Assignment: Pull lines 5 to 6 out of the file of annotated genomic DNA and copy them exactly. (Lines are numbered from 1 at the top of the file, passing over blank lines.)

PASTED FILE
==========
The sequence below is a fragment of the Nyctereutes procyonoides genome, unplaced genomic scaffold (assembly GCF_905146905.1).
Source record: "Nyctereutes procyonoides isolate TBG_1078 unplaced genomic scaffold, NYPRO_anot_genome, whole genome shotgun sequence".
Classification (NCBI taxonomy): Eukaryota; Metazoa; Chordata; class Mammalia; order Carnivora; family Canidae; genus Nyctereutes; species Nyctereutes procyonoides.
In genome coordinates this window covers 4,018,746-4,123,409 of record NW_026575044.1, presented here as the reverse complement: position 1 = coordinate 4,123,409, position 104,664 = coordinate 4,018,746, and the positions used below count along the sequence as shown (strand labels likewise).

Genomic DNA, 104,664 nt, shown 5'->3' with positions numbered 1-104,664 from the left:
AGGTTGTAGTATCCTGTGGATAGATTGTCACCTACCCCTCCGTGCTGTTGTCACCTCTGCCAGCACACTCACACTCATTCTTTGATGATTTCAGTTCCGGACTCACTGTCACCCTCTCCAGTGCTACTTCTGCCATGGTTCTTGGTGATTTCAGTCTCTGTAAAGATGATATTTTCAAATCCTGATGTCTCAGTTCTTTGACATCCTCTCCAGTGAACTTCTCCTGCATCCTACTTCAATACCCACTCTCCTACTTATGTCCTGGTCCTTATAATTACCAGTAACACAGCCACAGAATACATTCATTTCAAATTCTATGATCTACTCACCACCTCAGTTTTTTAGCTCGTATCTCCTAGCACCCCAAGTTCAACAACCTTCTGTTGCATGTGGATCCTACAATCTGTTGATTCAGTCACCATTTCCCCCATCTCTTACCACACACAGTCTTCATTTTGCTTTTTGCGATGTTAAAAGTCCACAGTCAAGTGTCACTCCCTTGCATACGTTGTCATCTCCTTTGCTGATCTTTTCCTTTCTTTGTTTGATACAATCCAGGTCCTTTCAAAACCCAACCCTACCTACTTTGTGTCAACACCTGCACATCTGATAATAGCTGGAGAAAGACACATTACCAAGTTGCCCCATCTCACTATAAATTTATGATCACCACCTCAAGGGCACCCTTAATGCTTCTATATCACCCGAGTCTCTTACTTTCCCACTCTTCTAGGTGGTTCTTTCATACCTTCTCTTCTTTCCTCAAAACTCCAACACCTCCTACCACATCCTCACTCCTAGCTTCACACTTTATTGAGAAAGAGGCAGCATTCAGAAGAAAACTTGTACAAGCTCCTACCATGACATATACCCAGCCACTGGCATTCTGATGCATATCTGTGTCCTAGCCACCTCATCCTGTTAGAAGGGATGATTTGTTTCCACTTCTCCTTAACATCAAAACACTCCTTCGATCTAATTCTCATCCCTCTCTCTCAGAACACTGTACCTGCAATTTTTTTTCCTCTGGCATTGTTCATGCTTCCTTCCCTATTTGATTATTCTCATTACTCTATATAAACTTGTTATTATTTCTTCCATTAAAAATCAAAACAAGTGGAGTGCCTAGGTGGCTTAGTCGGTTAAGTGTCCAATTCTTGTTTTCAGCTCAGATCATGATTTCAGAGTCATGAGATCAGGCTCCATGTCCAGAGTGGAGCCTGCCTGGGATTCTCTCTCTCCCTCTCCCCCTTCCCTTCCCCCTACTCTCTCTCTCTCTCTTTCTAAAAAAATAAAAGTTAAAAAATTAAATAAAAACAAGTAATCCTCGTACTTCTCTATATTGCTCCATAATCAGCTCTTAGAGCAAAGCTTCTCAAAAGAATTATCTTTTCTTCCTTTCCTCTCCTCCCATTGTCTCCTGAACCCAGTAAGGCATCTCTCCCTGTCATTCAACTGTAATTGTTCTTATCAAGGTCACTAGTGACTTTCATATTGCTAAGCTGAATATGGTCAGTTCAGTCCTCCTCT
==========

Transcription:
Genomic DNA, 104,664 nt, shown 5'->3' with positions numbered 1-104,664 from the left:
AGGTTGTAGTATCCTGTGGATAGATTGTCACCTACCCCTCCGTGCTGTTGTCACCTCTGCCAGCACACTCACACTCATTCTTTGATGATTTCAGTTCCGGACTCACTGTCACCCTCTCCAGTGCTACTTCTGCCATGGTTCTTGGTGATTTCAGTCTCTGTAAAGATGATATTTTCAAATCCTGATGTCTCAGTTCTTTGACATCCTCTCCAGTGAACTTCTCCTGCATCCTACTTCAATACCCACTCTCCTACTTATGTCCTGGTCCTTATAATTACCAGTAACACAGCCACAGAATACATTCATTTCAAATTCTATGATCTACTCACCACCTCAGTTTTTTAGCTCGTATCTCCTAGCACCCCAAGTTCAACAACCTTCTGTTGCATGTGGATCCTACAATCTGTTGATTCAGTCACCATTTCCCCCATCTCTTACCACACACAGTCTTCATTTTGCTTTTTGCGATGTTAAAAGTCCACAGTCAAGTGTCACTCCCTTGCATACGTTGTCATCTCCTTTGCTGATCTTTTCCTTTCTTTGTTTGATACAATCCAGGTCCTTTCAAAACCCAACCCTACCTACTTTGTGTCAACACCTGCACATCTGATAATAGCTGGAGAAAGACACATTACCAAGTTGCCCCATCTCACTATAAATTTATGATCACCACCTCAAGGGCACCCTTAATGCTTCTATATCACCCGAGTCTCTTACTTTCCCACTCTTCTAGGTGGTTCTTTCATACCTTCTCTTCTTTCCTCAAAACTCCAACACCTCCTACCACATCCTCACTCCTAGCTTCACACTTTATTGAGAAAGAGGCAGCATTCAGAAGAAAACTTGTACAAGCTCCTACCATGACATATACCCAGCCACTGGCATTCTGATGCATATCTGTGTCCTAGCCACCTCATCCTGTTAGAAGGGATGATTTGTTTCCACTTCTCCTTAACATCAAAACACTCCTTCGATCTAATTCTCATCCCTCTCTCTCAGAACACTGTACCTGCAATTTTTTTTCCTCTGGCATTGTTCATGCTTCCTTCCCTATTTGATTATTCTCATTACTCTATATAAACTTGTTATTATTTCTTCCATTAAAAATCAAAACAAGTGGAGTGCCTAGGTGGCTTAGTCGGTTAAGTGTCCAATTCTTGTTTTCAGCTCAGATCATGATTTCAGAGTCATGAGATCAGGCTCCATGTCCAGAGTGGAGCCTGCCTGGGATTCTCTCTCTCCCTCTCCCCCTTCCCTTCCCCCTACTCTCTCTCTCTCTCTTTCTAAAAAAATAAAAGTTAAAAAATTAAATAAAAACAAGTAATCCTCGTACTTCTCTATATTGCTCCATAATCAGCTCTTAGAGCAAAGCTTCTCAAAAGAATTATCTTTTCTTCCTTTCCTCTCCTCCCATTGTCTCCTGAACCCAGTAAGGCATCTCTCCCTGTCATTCAACTGTAATTGTTCTTATCAAGGTCACTAGTGACTTTCATATTGCTAAGCTGAATATGGTCAGTTCAGTCCTCCTCT